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No, Wraps Don’t Cause Fat Loss or Detox Your Body

This Fast Foundation Friday topic is thanks to a fan request – thanks to “KT” for suggesting a video on plastic wrap under corsets. (If any readers have requests for future FF videos, leave a comment below.)

Wearing plastic wrap under your corset is not the best of ideas. Wearing plastic wrap at all isn’t a good idea, actually.

Back in 2011 I made a couple of videos explaining potential skin issues that can arise from wearing corsets improperly or in an unhygienic way – some of these issues can include bacterial and fungal skin infections, broken skin, etc. There are ways to prevent these issues, like wearing a washable, breathable and moisture-wicking corset liner between yourself and the corset, trying mesh corsets for better air flow to your skin, etc. But in this post I’ll address the two main reasons why people claim to wear plastic wrap, other types of wraps, or unbreathable garments next to their skin: for weight loss, and for detoxification purposes.

Myth #1:

Wraps heat up the body through “thermogenesis”, and helps “burn more fat” around the waist and lead to spot reduction.


“Sweating out the fat” is unfortunately bad science.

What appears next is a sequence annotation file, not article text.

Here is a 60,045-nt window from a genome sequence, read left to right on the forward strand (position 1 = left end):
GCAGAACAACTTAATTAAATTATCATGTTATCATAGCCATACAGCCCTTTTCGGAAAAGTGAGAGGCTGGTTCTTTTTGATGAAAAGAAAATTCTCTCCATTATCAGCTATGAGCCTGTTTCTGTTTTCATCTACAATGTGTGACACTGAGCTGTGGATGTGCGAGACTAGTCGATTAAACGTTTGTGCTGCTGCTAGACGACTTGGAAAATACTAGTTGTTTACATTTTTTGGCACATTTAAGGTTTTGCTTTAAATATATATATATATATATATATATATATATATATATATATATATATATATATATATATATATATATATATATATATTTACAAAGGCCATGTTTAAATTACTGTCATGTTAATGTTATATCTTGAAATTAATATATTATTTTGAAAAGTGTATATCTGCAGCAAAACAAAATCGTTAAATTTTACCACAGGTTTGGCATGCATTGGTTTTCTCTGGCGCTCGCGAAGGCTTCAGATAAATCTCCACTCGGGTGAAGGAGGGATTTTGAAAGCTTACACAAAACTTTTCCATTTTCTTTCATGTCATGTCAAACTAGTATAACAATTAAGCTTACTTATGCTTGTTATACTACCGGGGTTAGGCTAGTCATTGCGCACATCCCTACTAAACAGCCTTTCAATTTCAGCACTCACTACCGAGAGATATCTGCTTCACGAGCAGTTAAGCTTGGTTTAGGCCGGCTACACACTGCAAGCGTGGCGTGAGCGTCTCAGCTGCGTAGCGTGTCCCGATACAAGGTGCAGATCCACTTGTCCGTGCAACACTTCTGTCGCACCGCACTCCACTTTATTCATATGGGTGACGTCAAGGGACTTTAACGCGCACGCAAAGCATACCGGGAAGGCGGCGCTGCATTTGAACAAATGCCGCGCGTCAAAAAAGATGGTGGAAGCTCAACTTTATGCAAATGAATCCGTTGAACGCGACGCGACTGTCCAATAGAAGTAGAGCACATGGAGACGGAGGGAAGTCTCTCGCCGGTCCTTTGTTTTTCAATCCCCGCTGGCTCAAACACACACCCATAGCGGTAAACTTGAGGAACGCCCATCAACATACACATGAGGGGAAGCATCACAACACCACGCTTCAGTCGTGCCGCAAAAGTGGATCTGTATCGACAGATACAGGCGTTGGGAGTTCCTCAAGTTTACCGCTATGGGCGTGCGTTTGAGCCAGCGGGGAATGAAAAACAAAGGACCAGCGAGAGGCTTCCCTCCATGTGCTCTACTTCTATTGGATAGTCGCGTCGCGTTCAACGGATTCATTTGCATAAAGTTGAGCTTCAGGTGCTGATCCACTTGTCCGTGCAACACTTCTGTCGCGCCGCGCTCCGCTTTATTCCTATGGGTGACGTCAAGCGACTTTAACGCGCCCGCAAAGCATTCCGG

When I was a kid I remember an adult saying “if you’re not sweating while you’re exercising, you’re not working out hard enough, you’re not burning enough calories”.

 

Why this is incorrect (the scientific explanation)

If you’re exercising, you’re taking organic molecules of fat and sugar and combining it with oxygen you breathe to transfer the energy in those bonds to ATP, and then converting ATP to ADP and free phosphorus and energy to move your actin and myosin, which makes your muscles move. This is an exothermic reaction (moving from higher energy bonds to lower energy bonds) and also a fairly inefficient reaction, so part of the energy is lost as thermal energy (aka heat). This causes your body to heat up during exertion and then your body produces sweat, which absorbs your body heat and then evaporates in an effort to cool you down.

Sidenote: If your body heats up too much without a cooling system like sweating, then by the time your body reaches ~42°C (107°F), many of the proteins in your body’s cells actually lose their shape (denature) and stop working, and this can be fatal. This is why they say if you ever have a fever of over 106°F you should immediately go to the hospital.

(The layperson’s explanation)